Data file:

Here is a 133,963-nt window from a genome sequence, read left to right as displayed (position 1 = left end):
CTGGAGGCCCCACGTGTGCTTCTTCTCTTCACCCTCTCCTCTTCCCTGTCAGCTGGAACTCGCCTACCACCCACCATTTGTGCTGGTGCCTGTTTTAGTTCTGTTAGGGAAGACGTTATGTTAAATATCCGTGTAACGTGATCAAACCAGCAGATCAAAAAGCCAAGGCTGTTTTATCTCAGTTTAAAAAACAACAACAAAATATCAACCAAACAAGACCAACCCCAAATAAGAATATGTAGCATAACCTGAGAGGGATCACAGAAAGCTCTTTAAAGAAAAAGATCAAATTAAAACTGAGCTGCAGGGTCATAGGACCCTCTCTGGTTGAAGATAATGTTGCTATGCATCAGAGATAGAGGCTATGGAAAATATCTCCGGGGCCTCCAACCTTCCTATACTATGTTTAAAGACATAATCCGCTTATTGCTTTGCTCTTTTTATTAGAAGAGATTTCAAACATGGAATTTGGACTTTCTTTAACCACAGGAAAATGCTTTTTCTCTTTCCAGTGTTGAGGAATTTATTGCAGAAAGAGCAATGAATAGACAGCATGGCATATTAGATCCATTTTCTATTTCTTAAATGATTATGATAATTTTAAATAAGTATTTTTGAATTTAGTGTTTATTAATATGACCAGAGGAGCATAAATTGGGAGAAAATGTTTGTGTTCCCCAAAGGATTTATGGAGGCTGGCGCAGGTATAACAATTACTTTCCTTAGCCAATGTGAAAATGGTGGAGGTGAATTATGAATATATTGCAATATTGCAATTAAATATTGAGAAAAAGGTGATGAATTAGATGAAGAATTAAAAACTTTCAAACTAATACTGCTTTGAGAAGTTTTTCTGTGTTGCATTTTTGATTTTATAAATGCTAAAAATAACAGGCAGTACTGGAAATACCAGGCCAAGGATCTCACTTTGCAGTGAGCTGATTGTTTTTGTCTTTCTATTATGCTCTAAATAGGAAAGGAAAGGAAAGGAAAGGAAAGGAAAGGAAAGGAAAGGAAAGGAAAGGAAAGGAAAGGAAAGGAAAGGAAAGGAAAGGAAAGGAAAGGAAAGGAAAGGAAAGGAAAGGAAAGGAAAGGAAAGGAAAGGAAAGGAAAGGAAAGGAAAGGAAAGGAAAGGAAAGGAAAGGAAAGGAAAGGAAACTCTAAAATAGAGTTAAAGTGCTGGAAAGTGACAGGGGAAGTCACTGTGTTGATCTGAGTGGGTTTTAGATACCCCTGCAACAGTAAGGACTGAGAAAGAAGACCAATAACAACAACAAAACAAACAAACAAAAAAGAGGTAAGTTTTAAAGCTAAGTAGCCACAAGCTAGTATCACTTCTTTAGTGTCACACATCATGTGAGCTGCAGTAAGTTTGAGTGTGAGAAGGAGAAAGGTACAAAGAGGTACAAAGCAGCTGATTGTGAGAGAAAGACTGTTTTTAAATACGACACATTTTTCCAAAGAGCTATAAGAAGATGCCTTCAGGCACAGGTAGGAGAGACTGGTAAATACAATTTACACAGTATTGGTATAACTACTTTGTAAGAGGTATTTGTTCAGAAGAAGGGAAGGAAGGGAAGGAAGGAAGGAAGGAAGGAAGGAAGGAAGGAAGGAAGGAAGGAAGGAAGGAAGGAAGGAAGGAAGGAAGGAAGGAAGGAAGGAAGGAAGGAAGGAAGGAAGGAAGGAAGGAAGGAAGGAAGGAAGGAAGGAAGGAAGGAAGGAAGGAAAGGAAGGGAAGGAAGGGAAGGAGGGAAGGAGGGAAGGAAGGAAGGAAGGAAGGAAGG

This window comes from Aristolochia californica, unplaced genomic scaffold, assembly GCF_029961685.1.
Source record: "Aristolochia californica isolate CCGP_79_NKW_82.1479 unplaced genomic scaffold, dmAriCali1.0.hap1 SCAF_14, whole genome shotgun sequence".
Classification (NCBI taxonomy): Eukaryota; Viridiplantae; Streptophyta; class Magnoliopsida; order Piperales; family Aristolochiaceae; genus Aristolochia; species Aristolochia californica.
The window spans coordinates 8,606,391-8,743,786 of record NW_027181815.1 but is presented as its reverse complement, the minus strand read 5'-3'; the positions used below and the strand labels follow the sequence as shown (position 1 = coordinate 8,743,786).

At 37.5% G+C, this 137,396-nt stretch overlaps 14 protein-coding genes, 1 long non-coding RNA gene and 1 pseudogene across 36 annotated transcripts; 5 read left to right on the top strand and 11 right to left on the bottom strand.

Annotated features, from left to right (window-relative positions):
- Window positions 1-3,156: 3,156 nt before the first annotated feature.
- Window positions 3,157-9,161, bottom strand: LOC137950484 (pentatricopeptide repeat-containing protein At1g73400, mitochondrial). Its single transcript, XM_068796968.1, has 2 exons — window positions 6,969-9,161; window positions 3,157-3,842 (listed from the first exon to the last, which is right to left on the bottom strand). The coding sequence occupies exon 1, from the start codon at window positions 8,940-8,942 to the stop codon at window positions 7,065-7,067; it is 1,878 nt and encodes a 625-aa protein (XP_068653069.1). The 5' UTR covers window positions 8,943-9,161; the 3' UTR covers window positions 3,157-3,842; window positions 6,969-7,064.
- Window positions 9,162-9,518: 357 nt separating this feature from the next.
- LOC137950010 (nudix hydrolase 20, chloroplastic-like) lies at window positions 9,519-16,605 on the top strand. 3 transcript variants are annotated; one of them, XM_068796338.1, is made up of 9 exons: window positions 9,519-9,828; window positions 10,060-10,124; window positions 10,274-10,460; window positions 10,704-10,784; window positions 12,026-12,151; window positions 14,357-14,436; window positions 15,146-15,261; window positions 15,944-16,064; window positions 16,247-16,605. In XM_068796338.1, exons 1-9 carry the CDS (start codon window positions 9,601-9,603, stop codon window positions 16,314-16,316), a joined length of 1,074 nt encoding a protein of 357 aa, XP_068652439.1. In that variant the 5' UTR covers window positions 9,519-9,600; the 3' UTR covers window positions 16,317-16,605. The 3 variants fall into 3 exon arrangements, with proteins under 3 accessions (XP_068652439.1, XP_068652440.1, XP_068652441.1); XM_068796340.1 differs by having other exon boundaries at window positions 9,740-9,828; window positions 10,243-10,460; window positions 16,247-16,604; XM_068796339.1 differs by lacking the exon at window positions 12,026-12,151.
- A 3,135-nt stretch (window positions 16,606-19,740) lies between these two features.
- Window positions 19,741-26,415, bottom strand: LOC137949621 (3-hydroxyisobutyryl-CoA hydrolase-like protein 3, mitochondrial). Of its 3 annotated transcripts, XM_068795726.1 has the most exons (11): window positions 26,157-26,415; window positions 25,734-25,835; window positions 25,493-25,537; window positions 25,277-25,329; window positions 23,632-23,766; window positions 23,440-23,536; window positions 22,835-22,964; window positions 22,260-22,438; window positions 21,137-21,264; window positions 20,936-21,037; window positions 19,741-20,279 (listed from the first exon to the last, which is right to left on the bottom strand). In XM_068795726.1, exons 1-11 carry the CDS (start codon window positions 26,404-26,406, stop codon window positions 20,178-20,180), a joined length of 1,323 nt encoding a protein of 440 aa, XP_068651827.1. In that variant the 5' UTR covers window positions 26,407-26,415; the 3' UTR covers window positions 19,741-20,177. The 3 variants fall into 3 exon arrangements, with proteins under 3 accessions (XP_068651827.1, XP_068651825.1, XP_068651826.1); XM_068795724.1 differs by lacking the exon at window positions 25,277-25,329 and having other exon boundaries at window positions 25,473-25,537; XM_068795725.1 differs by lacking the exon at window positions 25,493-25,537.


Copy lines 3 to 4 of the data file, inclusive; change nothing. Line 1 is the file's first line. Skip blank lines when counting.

This window comes from Aristolochia californica, unplaced genomic scaffold, assembly GCF_029961685.1.
Source record: "Aristolochia californica isolate CCGP_79_NKW_82.1479 unplaced genomic scaffold, dmAriCali1.0.hap1 SCAF_14, whole genome shotgun sequence".